In Which the Superb Tom Edsall Gets One Big Thing Wrong About Unions. New York Times contributing columnist Tom Edsall is a national resource. In column after column, he provides encyclopedic research both scholarly and journalistic, extended interviews, astute insights, and hard questions for progressives on politically urgent topics.


His most recent column, on the political consequences of the decline of unions, is no exception. As Edsall demonstrates, the Republican right’s strategic war on unions has been devastating to Democrats, since union members and union families, with their sense of solidarity and better understanding of how capitalism works, are more likely to vote for Democrats than demographically similar nonunion families.


Edsall was not exaggerating when he wrote that the right has a better appreciation of unions than the left. Thus, the systematic union bashing. In Wisconsin, as Edsall shows, courtesy of Scott Walker’s anti-union crusade, the union share of Wisconsin employees was cut from just over 15 percent as recently as 2008 to just 8.1 percent by 2018.


Edsall ends his piece by wondering why “many liberals and Democrats” don’t get the importance of unions.


The problem in building support for a resurgent labor movement is that many liberals and Democrats do not appear to recognize the crucial role that unions continue to play not only in diminishing the effects of inequality, but in voter mobilization and campaign finance.


And here is where Edsall misses a key part of the story. The problem is not that “Democrats” fail to appreciate unions. It’s that the corporate and Wall Street Democrats who have dominated the presidential wing of the party since Jimmy Carter and Bill Clinton actively loathe unions.


Carter, Clinton, and Barack Obama all had the opportunity and the votes to put serious teeth back in the Wagner Act, in the face of vicious corporate union busting. All decided not to lift a finger on behalf of labor law reform.


All three presidents had progressive labor secretaries. But the real power players were elsewhere.


Most Democrats in Congress get unions. The problem has been the corporate influence on the presidential party and its domination of key positions at Treasury, OMB, and Legislative Affairs. Some of this is about campaign finance, but not all of it.


Edsall brilliantly depicts the class warfare that leads Republicans and their business allies to bash unions. He misses the fact that the same class warfare has infected the Democratic Party. ~ ROBERT KUTTNER

Follow Robert Kuttner on Twitter

A Conversation with Sherrod Brown
The senator from Ohio on the Green New Deal, trade, and how to beat Trump in 2020 By ROBERT KUTTNER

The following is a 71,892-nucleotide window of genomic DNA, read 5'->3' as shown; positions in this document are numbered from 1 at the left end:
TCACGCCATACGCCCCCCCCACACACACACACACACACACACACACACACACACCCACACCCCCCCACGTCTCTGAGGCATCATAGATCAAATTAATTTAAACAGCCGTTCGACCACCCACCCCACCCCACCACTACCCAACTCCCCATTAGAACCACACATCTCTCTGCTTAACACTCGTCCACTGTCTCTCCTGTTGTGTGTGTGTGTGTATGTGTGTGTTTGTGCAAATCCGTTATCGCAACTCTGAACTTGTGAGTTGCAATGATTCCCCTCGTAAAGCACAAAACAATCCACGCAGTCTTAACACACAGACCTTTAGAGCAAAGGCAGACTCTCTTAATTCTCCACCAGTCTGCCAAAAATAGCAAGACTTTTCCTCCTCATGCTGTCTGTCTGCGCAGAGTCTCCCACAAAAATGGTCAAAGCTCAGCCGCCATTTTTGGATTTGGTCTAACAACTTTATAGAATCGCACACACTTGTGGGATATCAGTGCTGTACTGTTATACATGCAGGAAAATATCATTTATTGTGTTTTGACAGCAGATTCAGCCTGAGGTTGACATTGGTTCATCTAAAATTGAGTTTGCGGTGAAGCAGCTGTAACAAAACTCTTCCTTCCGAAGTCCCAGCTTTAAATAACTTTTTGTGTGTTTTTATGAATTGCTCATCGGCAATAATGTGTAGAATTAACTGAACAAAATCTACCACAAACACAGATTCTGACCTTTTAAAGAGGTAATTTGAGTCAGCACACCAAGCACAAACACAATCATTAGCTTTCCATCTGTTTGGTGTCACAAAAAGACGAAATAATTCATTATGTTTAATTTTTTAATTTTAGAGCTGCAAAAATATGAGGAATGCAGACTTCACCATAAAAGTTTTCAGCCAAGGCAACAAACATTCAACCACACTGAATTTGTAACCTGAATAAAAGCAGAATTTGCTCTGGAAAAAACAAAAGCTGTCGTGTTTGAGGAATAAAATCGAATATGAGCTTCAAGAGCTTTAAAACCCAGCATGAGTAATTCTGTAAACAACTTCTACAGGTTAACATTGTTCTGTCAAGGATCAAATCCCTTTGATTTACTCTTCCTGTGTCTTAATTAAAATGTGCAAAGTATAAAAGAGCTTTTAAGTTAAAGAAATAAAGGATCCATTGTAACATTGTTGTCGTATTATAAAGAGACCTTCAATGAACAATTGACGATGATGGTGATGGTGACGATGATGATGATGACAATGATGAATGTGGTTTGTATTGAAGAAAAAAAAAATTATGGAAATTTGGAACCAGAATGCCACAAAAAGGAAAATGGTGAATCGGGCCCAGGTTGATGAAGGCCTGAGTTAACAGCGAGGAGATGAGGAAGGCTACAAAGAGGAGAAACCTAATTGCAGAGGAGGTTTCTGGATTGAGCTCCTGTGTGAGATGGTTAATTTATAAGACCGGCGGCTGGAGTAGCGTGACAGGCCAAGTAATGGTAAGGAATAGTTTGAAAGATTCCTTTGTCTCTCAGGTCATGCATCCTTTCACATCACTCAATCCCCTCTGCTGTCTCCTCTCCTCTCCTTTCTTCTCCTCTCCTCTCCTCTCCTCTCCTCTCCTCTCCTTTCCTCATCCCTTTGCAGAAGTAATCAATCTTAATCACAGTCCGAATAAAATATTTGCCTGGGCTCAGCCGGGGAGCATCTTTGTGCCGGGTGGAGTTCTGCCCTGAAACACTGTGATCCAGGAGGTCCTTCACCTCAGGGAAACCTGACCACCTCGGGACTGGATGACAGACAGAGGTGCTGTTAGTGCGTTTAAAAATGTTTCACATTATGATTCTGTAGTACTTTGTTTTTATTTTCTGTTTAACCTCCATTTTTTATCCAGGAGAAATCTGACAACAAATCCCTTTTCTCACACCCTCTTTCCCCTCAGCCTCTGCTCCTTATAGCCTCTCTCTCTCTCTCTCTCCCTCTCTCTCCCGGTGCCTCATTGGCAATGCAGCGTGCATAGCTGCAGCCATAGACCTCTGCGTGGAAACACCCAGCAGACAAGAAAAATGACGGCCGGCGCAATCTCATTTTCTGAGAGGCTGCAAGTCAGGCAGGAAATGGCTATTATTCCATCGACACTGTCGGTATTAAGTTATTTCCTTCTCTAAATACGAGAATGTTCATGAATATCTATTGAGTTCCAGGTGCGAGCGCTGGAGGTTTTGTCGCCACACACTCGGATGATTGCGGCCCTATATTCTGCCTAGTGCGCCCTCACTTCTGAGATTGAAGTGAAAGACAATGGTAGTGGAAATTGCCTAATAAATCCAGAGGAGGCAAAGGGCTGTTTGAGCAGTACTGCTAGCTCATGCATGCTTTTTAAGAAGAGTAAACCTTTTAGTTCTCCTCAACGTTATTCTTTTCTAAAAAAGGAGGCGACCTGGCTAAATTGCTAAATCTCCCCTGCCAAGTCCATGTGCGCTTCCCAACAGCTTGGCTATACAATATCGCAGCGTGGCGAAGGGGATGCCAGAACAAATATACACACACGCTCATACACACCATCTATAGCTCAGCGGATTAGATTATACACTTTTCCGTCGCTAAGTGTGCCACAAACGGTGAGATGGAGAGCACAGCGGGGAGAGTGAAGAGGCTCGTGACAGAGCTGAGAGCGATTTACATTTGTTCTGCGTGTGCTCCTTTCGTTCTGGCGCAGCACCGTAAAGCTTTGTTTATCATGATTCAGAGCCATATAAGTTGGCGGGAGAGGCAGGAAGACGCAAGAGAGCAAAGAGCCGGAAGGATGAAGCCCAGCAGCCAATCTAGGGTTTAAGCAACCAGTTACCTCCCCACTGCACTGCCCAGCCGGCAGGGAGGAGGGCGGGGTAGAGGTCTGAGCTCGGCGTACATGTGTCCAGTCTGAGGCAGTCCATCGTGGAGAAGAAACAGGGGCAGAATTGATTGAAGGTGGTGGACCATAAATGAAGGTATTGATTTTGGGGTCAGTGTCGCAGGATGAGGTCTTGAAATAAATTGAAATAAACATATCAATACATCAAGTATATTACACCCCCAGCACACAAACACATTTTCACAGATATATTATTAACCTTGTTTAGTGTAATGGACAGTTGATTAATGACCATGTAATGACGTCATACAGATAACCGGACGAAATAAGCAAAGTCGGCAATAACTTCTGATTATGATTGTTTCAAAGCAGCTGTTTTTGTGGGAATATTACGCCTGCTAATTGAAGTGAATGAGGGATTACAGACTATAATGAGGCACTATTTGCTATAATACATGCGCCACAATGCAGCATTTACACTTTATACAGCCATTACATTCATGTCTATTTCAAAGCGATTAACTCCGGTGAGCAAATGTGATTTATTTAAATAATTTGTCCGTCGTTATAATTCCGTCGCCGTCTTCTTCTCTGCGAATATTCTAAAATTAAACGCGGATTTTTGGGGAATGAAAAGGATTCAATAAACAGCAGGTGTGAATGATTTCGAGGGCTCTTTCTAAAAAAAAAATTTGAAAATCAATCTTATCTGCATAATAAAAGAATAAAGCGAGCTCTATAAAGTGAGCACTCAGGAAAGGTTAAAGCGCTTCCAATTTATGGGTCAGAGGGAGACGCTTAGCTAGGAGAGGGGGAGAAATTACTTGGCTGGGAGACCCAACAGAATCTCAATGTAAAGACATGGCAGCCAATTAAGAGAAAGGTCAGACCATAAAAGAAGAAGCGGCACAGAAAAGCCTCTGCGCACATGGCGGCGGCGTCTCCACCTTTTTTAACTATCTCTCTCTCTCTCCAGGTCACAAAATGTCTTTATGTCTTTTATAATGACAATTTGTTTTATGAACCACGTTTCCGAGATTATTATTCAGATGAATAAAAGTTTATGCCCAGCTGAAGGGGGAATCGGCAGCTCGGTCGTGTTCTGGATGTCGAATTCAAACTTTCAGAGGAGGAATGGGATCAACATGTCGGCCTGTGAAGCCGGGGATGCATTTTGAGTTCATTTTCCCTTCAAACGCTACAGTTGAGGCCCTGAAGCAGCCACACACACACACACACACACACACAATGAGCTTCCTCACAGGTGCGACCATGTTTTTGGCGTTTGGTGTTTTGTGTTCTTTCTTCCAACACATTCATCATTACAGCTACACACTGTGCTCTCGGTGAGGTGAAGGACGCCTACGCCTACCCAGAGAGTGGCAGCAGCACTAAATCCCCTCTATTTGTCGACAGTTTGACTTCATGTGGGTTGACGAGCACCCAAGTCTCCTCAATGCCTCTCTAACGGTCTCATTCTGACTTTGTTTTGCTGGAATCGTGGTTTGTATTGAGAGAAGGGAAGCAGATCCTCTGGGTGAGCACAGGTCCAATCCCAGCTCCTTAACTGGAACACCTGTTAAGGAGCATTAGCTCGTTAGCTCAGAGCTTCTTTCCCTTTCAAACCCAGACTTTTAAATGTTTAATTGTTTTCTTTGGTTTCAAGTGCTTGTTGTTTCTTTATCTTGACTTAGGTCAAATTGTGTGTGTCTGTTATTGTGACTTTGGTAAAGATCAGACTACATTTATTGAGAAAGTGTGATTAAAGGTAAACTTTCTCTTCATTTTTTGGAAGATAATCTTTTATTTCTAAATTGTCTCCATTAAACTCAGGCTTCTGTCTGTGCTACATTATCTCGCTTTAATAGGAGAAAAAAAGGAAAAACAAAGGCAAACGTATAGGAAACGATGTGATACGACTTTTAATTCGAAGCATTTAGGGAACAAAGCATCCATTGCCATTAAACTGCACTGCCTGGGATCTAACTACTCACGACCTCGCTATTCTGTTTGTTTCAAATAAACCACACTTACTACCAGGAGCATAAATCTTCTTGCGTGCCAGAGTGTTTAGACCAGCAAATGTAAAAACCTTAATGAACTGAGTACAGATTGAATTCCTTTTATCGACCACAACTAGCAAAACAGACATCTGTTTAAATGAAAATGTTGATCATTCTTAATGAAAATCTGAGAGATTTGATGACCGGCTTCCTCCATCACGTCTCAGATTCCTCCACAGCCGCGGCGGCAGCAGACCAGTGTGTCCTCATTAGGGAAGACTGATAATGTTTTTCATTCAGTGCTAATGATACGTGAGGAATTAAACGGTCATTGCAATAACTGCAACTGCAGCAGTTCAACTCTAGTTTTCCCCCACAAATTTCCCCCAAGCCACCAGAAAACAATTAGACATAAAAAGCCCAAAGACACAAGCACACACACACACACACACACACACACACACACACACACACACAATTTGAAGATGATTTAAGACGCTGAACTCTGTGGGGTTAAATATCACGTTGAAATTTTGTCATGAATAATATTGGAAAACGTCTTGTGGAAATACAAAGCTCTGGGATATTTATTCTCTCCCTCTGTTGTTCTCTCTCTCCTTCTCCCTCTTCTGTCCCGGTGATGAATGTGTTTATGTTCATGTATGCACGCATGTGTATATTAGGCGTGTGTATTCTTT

The Millennialization of American Labor
A generation of young workers is rebuilding a battered union movement. By KATIE BARROWS, ETHAN MILLER & KAYLA BLADO


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Legislation introduced by an influential Republican state senator would require charter schools to disclose more about their finances. But the bill contains a large loophole that would allow the state’s biggest chains like Basis Charter Schools and Great Hearts Academies to avoid revealing how they spend their money.

State Sen. Kate Brophy McGee, R-Phoenix, said Senate Bill 1394 would accomplish the biggest reform to charter schools since they were created by the Arizona Legislature in 1994.

“It’s an enormous amount of progress, and this is not my last stop,” she said.

She said there’s bipartisan support for the measure, which follows a yearlong investigation by The Arizona Republic that revealed how charter operators have exploited the state’s lax charter regulations to become wealthy from the taxpayer-funded schools.

Brophy McGee acknowledged, however, that her bill would not prevent charter chains from giving large, no-bid management or construction contracts to their founders. Nor would it prevent charter CEOs from paying themselves exorbitant amounts, as Primavera online charter Chief Executive Damian Creamer did by receiving $10.1 million from the school over the past two years.

Democrats, whose past efforts to more tightly regulate charter schools have failed, and Republican Attorney General Mark Brnovich’s Office both said the bill is a step in the right direction. But they said it needs additional work.

Arizona’s 500-plus charter schools are largely privately owned and the choice of more than 200,000 students, or 17 percent of public school students. The state spends $1.2 billion a year funding them.

State law doesn’t prohibit conflicts of interest in charter-school contracts or impose the strict reporting of expenses as it does for district schools. Charter school boards can also be staffed with the friends and relatives of school executives. And there’s no limit on how much money charter schools can spend outside the classroom.

Brophy McGee’s bill, which has not been scheduled for a hearing, could change some of that. It would:

  • Require every charter school to have at least a three-member governing board, with no more than two immediate family members serving. Family members cannot constitute a majority of the board.
  • Prohibit in, certain instances, buying goods or services from a charter owner or family member, governing board member or a related business.